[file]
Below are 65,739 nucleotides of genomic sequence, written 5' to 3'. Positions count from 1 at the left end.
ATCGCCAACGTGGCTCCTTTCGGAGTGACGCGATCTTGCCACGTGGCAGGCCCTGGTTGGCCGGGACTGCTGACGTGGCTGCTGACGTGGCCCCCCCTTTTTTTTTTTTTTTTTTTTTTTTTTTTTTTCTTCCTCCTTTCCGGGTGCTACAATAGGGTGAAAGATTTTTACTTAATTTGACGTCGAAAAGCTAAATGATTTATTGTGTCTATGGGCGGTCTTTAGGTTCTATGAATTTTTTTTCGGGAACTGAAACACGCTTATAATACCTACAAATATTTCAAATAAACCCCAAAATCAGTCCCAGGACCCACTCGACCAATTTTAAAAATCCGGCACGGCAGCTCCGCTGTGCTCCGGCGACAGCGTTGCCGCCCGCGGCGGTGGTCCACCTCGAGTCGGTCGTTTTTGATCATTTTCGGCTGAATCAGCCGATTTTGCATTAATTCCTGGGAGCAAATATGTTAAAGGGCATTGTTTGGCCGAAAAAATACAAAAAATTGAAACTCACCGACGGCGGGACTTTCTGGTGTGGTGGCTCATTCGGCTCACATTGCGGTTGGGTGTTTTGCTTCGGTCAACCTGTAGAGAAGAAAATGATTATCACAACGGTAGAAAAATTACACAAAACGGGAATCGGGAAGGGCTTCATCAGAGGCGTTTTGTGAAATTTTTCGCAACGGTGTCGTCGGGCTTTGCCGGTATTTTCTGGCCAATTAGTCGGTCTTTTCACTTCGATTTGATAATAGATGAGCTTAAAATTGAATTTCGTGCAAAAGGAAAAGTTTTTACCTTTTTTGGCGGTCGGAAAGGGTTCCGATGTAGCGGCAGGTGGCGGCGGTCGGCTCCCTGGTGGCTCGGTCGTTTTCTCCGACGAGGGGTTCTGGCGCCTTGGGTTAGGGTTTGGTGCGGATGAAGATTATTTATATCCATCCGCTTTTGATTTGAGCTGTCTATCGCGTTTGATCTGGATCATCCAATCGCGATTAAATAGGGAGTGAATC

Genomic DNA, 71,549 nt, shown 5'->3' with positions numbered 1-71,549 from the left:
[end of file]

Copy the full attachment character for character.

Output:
Below are 65,739 nucleotides of genomic sequence, written 5' to 3'. Positions count from 1 at the left end.
ATCGCCAACGTGGCTCCTTTCGGAGTGACGCGATCTTGCCACGTGGCAGGCCCTGGTTGGCCGGGACTGCTGACGTGGCTGCTGACGTGGCCCCCCCTTTTTTTTTTTTTTTTTTTTTTTTTTTTTTTCTTCCTCCTTTCCGGGTGCTACAATAGGGTGAAAGATTTTTACTTAATTTGACGTCGAAAAGCTAAATGATTTATTGTGTCTATGGGCGGTCTTTAGGTTCTATGAATTTTTTTTCGGGAACTGAAACACGCTTATAATACCTACAAATATTTCAAATAAACCCCAAAATCAGTCCCAGGACCCACTCGACCAATTTTAAAAATCCGGCACGGCAGCTCCGCTGTGCTCCGGCGACAGCGTTGCCGCCCGCGGCGGTGGTCCACCTCGAGTCGGTCGTTTTTGATCATTTTCGGCTGAATCAGCCGATTTTGCATTAATTCCTGGGAGCAAATATGTTAAAGGGCATTGTTTGGCCGAAAAAATACAAAAAATTGAAACTCACCGACGGCGGGACTTTCTGGTGTGGTGGCTCATTCGGCTCACATTGCGGTTGGGTGTTTTGCTTCGGTCAACCTGTAGAGAAGAAAATGATTATCACAACGGTAGAAAAATTACACAAAACGGGAATCGGGAAGGGCTTCATCAGAGGCGTTTTGTGAAATTTTTCGCAACGGTGTCGTCGGGCTTTGCCGGTATTTTCTGGCCAATTAGTCGGTCTTTTCACTTCGATTTGATAATAGATGAGCTTAAAATTGAATTTCGTGCAAAAGGAAAAGTTTTTACCTTTTTTGGCGGTCGGAAAGGGTTCCGATGTAGCGGCAGGTGGCGGCGGTCGGCTCCCTGGTGGCTCGGTCGTTTTCTCCGACGAGGGGTTCTGGCGCCTTGGGTTAGGGTTTGGTGCGGATGAAGATTATTTATATCCATCCGCTTTTGATTTGAGCTGTCTATCGCGTTTGATCTGGATCATCCAATCGCGATTAAATAGGGAGTGAATC

Genomic DNA, 71,549 nt, shown 5'->3' with positions numbered 1-71,549 from the left: